Study: Pension Freeze is Not Total Answer

April 18, 2006 ( - Even though an employer may freeze its defined benefit pension plan, that does not mean the move meaningfully cuts down its exposure to market shifts that could generate sizable outlays of cash, a new analysis said.

A Mellon Financial Corporation news release said that its study found that freezing a plan can actually place the company at even greater risk unless management carefully addresses the remaining financial exposure.

“Freezing a plan often prompts a collective sigh of relief within the organization,” said Peter Austin, executive director of Mellon Pension Services, in the news release.  “However, the sense of relief may be premature. Freezing a plan does indeed eliminate the requirement to accrue future benefits. However, it doesn’t by itself fix what the root cause of the problem is frequently: volatility.”

Volatility results from market swings that affect the value of a pension plan’s assets and liabilities.  When such volatility results in an underfunded plan, cash contributions often are required so the plan can meet its liabilities.  Freezing is most commonly the first step toward the ultimate goal of plan termination, which relieves the sponsor of future obligations. Mellon said.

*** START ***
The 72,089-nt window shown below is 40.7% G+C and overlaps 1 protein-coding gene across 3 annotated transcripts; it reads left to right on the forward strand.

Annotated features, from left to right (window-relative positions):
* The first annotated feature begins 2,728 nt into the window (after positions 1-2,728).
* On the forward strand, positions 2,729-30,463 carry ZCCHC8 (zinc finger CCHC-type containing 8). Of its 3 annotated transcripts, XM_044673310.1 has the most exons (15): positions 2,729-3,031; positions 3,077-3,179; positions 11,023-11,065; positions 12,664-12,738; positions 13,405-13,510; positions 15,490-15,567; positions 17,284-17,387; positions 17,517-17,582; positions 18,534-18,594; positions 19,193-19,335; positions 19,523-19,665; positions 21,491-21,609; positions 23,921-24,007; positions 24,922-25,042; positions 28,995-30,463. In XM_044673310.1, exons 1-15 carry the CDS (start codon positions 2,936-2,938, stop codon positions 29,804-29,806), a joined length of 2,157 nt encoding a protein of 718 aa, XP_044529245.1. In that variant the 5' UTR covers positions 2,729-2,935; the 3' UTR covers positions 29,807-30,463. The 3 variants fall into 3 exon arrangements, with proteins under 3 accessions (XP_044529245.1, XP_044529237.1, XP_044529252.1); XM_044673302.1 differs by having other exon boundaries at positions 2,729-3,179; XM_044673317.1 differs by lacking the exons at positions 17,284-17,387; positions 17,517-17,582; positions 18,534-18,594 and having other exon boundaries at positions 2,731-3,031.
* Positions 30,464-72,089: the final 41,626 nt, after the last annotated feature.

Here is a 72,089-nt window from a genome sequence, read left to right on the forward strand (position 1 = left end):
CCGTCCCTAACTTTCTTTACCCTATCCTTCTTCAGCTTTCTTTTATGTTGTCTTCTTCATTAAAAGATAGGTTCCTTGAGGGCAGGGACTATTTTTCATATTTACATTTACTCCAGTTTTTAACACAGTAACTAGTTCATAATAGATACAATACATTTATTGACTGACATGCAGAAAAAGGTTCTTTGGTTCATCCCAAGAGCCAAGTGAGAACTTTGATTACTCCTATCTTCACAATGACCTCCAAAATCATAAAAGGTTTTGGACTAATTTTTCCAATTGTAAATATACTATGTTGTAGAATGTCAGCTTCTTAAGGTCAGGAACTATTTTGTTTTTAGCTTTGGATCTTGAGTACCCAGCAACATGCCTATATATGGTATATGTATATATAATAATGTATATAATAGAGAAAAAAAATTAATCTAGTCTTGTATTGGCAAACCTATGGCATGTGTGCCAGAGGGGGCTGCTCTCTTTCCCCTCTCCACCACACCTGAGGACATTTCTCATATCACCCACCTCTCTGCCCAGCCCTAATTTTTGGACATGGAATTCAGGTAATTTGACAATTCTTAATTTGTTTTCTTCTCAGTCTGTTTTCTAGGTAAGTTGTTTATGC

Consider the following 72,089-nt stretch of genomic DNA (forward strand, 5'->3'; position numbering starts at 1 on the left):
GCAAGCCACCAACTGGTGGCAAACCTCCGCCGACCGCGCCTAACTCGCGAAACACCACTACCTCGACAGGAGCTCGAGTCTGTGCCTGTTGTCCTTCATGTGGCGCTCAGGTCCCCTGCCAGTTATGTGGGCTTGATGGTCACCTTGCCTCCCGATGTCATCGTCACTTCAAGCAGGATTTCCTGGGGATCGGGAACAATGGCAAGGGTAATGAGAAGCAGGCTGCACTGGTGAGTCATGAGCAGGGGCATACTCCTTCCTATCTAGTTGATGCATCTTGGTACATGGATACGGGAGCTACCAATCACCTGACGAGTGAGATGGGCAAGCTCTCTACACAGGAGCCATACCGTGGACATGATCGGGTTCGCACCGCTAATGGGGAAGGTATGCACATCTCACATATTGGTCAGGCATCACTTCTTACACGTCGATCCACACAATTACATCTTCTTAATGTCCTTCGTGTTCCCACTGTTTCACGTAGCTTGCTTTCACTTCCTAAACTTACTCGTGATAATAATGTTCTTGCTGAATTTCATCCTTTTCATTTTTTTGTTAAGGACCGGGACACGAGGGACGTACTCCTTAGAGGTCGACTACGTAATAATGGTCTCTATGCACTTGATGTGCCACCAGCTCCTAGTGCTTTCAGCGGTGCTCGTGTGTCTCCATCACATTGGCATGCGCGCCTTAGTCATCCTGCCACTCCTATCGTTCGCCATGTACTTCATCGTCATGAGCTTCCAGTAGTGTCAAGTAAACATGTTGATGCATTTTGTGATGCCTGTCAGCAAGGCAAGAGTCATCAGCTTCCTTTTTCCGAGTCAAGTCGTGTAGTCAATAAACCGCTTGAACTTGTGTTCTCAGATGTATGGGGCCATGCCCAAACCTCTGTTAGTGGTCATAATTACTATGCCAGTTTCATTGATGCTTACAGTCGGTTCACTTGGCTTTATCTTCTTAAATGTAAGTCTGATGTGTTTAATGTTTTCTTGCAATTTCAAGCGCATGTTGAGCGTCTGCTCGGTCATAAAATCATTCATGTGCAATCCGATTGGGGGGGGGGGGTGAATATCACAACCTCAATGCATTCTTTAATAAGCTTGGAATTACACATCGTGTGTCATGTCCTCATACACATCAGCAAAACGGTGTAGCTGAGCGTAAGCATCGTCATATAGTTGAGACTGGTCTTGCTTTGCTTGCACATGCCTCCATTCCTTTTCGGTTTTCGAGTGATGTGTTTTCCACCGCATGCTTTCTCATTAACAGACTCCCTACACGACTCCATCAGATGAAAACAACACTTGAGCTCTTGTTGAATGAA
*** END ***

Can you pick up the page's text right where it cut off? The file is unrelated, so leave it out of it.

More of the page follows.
Termination worsens the shortfall for a plan that already is underfunded, Austin notes in the announcement, because a lower discount rate is used to value the liabilities. Paying employees lump sums to terminate the plan or paying insurance companies to assume the obligations are expensive options, Mellon asserted.

The Mellon analysis makes some concrete recommendations for executives who are involved in freezing their pension plans. They should ask:

  • Have we really eliminated plan risk and volatility?
  • Is termination our end goal? If so, how and when do we terminate?
  • How do we address our funding gap?
  • Should we change our asset allocation?

Austin said that asset/liability modeling and custom liability indexes are the keys to answering such questions. “The modeling examines thousands of possible economic scenarios and analyzes how various asset allocation formulas would perform relative to the plan’s liabilities,” Austin said.  “Customized liability indexes can be used to monitor the success of the investment strategy against plan-specific liability growth. Sponsors can use results of these tools to make better-informed investment decisions and more realistic assumptions about when termination can take place.”

The report is here .